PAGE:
BANGKOK (Thomson Reuters Foundation) – A month after Singapore was shrouded in a thick haze produced by Indonesian fires in June 2013, scientist David Gaveau went to the source of the smoke in Riau province to survey the charred aftermath.
News reports attributed the haze to slash-and-burn forest clearance to make way for oil palm plantations. But what Gaveau, a scientist with the Indonesia-based Center for International Forestry Research (CIFOR), discovered during his five days examining the still-smouldering ground on Sumatra island was different.
His team already knew from satellite images that over 80 percent of the burned 163,336 hectares was “non-forest” land - ranging from scrub and exposed soil to oil palm plantations with trees more than five years old - but they wanted to know what it really looked like.
So Gaveau and his colleague, Mohammad Agus Salim, met up with two drone technicians and snapped aerial images from seven burn sites around Riau. According to a paper published on Tuesday in Scientific Reports, they concluded that 57 percent of the burned “non-forest” land was made up of what they call “forest cemeteries”.
According to Gaveau, these areas had already been stripped of forest, but not yet converted for cultivation: “decapitated stumps, branches lying around, a lot of wood debris - you see the dead trees scattered about”.
The fires behind the haze were short-lived and confined to recently deforested peatlands in Riau, reflecting ongoing conversion to oil palm plantations, the researchers wrote in their paper.
In their pristine state, Indonesian peatland swamps are covered in lush tropical forests and are resistant to fire because the ground is wet year-round and the canopy keeps it cool, Gaveau said.
But when the trees are removed and the ground is drained for farming, this land rich in peat – decayed organic matter used as fuel in places like Ireland and Finland – becomes highly flammable.
“During a hot day, at noon, the dry peat soil becomes extremely hot, and all it takes are a few consecutive days of little rain for peat to burn” even in a wetter-than-average year, Gaveau told Thomson Reuters Foundation by telephone from Bali. That is what the scientists observed in June 2013, and also in February-March 2014.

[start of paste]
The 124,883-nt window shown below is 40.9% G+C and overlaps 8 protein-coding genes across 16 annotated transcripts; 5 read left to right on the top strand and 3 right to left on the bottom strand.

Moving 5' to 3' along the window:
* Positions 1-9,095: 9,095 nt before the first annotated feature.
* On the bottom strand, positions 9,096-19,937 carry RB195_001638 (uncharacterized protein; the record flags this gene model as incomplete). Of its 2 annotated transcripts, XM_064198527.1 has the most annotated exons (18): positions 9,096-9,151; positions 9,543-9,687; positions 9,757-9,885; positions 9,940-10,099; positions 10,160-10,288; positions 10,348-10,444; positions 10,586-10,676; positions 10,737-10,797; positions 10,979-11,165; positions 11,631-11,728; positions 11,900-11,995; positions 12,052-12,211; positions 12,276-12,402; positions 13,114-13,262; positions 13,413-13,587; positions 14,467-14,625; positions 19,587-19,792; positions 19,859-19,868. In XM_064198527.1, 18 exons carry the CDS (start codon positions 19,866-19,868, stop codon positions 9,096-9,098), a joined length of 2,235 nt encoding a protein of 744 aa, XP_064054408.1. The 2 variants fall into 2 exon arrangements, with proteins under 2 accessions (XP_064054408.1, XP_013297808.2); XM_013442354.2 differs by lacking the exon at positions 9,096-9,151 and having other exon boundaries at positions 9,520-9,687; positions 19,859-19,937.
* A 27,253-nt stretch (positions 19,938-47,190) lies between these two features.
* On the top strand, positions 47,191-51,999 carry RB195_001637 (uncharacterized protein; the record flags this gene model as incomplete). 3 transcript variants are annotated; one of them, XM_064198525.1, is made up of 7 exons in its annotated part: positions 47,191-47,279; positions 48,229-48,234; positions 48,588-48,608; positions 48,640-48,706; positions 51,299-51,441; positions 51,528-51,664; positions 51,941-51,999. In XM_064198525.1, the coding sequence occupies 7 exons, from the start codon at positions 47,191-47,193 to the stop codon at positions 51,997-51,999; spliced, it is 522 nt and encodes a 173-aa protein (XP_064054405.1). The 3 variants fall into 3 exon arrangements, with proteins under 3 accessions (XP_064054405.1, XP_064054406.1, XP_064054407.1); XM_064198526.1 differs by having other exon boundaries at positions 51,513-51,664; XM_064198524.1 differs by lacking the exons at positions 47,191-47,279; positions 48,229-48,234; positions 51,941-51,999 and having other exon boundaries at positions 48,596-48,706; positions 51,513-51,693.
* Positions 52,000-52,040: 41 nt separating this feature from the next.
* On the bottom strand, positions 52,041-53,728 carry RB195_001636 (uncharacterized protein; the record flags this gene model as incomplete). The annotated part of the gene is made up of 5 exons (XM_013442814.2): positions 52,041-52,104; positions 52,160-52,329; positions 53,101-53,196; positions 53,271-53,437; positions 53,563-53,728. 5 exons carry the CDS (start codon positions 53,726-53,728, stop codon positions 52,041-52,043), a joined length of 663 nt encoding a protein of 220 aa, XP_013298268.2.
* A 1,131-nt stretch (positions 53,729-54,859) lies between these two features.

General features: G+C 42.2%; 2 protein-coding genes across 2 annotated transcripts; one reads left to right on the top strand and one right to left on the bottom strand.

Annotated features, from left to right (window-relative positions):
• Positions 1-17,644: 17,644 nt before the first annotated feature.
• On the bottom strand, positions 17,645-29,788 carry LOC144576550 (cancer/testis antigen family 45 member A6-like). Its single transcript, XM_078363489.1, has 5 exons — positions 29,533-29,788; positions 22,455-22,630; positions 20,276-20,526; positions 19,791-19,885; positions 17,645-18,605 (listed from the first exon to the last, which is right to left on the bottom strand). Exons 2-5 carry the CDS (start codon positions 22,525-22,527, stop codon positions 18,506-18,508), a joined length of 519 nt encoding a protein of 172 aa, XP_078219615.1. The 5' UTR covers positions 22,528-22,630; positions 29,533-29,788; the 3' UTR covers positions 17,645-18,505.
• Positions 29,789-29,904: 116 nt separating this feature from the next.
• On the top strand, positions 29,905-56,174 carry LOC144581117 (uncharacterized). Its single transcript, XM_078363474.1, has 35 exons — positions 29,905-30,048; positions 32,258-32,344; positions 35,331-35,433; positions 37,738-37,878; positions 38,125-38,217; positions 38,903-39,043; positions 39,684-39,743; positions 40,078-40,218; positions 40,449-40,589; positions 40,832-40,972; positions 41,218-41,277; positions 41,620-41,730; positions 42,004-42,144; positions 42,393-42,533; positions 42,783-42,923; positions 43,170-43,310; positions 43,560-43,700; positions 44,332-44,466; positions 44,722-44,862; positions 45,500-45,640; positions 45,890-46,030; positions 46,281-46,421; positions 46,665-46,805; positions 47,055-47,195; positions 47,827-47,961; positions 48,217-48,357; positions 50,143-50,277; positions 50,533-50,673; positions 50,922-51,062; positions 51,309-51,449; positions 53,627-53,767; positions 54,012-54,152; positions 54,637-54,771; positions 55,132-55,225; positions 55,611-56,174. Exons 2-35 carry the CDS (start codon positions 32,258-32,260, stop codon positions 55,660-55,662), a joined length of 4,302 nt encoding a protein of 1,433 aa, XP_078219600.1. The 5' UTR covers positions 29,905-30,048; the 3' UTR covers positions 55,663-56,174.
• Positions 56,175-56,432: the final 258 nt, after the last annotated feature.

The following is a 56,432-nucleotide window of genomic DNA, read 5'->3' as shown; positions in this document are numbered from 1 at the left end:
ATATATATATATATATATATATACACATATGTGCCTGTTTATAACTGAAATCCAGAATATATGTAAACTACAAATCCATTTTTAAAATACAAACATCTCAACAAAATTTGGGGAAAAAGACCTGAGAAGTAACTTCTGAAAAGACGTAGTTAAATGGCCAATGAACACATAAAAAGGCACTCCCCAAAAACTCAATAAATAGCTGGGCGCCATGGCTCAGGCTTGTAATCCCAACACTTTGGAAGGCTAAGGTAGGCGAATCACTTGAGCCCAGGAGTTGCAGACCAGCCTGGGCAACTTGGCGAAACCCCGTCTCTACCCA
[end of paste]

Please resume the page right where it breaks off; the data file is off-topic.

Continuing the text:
Until now, transboundary haze events in Southeast Asia occurred during drought years with low rainfall, Gaveau said, pointing to the El Nino years of 1982, 1997 and 2006.
But migrants pouring into the region and using fire to clear land for cultivation have added another dangerous variable, he said.
Just over half the total burned area in Riau in 2013 - nearly 85,000 hectares - was on land allocated to companies for plantation development, but of that area, some 50,000 hectares was also occupied by locals or migrants.
The combination of large numbers of people searching for land and extremely fire-prone peat covered in wood debris “creates this mess”, Gaveau said.
FLAMELESS BUT DANGEROUS
Peat fires do not have the raging flames seen in wildfires in Southern California and Australia.
“It’s almost like they are flameless fires. It’s not like you have to run away, or the flame will kill you. People still go about their business,” Gaveau said.
However, smouldering peat releases much greater amounts of greenhouse gases per unit of fuel consumed than flaming combustion, he noted.
The CIFOR scientists found that the haze that has angered Singaporeans is due to these smoky fires on land that has remained idle for several years rather than slash-and-burn forest clearance, as commonly thought.
Pristine forests are deemed safe from fires, as are established plantations, because companies and landowners want to protect their assets. It is areas at the in-between stage that are particularly vulnerable.
Gaveau said the transition from forest to farmland in Riau is more complex than scientists had thought, and takes longer than the three years or so they had expected – for reasons they still haven’t worked out.
“What that means is that the same area can burn several times over the course of several years before it gets converted to agriculture. It keeps getting burned and burned and burned.”
This is bad news for Southeast Asia - and in particular Singapore, which has been so hard hit by the haze that earlier this month its parliament passed a bill proposing fines of up to S$2 million ($1.6 million) for companies found guilty of causing it, whether or not they operate on the island.
The smog caused by fires often leads to the closure of airports, and sometimes schools and offices too. It can trigger respiratory diseases, as well as eye and throat infections.
“It is not just city dwellers who are affected, but also, and most importantly, local people who live around these fires,” Gaveau said.
(Editing by Megan Rowling: email@example.com)